By the end of the call, we had established a rapport and a bond borne of shared experience and the knowledge that neither of us is alone in our struggle. She seemed genuinely hopeful, a 180 degree turnaround from where she was when we first began talking.

My lived experience of surviving trauma and mental illness has equipped me to be of service to others who are living through similar things. Even though I still have my struggles and even though I’ll never be “fully” healed and recovered, I’m far enough along that I have something good to offer.

I have a friend who says, “God doesn’t waste a wound.”

While I am not of the belief that God punishes and wounds us by causing trauma and devastation in our lives, I do believe he is present in and with us throughout these things. Furthermore, I believe that, if we are able to participate in the healing process, he redeems our personal tragedies in ways that can bring good.

This is what I want to do with my life. I want to walk alongside others on this healing and recovery journey, bolstering them up when they’re walk is shaky and help them stand back up, dust off, and get going again.

That’s what it’s about, right?

We all stumble. We all fall. We all get exhausted, worn down, and overwhelmed. We all need a little help getting by.

Now, due to several factors, prior student debt to a private institution being chief among them, going back to college isn’t a feasible option. Especially if I want to start working ASAP.

What I CAN do is get a certification to be a Mental Health Peer Support Specialist.

I didn’t get into the certification training I wanted to, this go around. But, I’m only getting started and there are other things I can do while I figure out how to access the training I need.

Today I start a Peer to Peer class put on by NAMI – the National Alliance on Mental Illness. It will help me be less isolated on my own journey and add to my toolbox of coping skills.

Wish me luck!

Social Justice and Being Christian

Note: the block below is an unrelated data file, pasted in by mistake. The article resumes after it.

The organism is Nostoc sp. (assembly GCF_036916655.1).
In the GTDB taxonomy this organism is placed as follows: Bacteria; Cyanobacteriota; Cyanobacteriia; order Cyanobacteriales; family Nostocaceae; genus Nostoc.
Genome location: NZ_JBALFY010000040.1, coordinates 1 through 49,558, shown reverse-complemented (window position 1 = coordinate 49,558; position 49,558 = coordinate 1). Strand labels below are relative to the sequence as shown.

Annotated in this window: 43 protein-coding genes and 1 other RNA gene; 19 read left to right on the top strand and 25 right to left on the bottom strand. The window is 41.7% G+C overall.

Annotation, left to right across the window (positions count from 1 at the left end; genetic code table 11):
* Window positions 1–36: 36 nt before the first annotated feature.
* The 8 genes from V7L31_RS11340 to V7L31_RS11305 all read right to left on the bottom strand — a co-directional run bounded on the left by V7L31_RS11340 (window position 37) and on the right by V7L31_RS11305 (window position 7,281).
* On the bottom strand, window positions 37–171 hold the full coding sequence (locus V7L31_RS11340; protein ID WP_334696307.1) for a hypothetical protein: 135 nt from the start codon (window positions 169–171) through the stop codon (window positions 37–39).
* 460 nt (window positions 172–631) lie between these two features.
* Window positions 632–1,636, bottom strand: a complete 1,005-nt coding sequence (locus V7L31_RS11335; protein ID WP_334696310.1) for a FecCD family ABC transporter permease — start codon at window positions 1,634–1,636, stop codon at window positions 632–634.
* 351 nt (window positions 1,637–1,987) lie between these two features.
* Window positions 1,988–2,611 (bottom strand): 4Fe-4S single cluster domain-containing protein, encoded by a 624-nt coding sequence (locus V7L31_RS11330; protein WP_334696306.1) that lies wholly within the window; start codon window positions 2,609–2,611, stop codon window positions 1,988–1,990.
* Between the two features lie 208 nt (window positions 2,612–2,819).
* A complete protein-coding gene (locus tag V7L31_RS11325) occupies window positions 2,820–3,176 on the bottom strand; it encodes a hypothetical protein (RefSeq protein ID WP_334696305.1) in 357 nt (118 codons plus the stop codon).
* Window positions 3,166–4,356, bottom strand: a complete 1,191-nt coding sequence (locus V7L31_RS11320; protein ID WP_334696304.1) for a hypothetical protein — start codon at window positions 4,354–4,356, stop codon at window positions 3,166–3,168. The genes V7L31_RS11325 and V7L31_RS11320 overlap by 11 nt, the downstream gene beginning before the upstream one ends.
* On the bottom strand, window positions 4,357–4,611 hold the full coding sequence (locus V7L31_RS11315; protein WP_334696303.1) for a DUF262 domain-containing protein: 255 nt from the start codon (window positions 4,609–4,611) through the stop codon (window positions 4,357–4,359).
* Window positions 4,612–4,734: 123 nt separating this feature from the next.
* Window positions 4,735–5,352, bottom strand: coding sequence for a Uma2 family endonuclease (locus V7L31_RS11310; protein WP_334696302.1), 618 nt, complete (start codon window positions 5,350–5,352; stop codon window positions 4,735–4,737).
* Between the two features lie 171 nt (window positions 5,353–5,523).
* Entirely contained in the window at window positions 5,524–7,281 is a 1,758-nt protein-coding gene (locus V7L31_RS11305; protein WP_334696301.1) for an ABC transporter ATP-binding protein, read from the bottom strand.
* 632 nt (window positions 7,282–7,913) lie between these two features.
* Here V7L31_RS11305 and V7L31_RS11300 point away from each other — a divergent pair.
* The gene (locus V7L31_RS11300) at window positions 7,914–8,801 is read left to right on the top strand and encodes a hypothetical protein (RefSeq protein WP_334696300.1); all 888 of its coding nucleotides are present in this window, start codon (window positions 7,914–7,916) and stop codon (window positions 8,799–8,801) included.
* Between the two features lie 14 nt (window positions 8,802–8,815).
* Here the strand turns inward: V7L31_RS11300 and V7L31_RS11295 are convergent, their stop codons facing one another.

Forgive this interruption in the regularly scheduled programming about my job search journey. This is just too important to me to not talk about.

This past week I was in a discussion with several others regarding social justice issues like homelessness, stereotypes, what we believe about them, and how we act on them as followers of Jesus.

A significant part of the conversation was regarding those who experience homelessness, with much of that centering on those in chronic homelessness, who often deal with substance abuse and dependence issues.

There were the usual questions about the whys and wherefores of “those” people’s choices and lifestyles. We also touched on the changes and so-called solutions in our society which foster the problem of homelessness and its impact on society.

When we got around to what to do about it, that’s when we got down to the nitty gritty of our role as Christians and individuals. How do you love people who may be unsafe, living in unsafe circumstances, who reject the social services they may have access to? How do you determine if someone will or can benefit from your involvement? What does relationship look like in this context?

One person stated that we can’t know what to do unless we follow the Holy Spirit’s leading. But, what if you’re like me and have difficulty accessing and discerning what the Holy Spirit may be saying?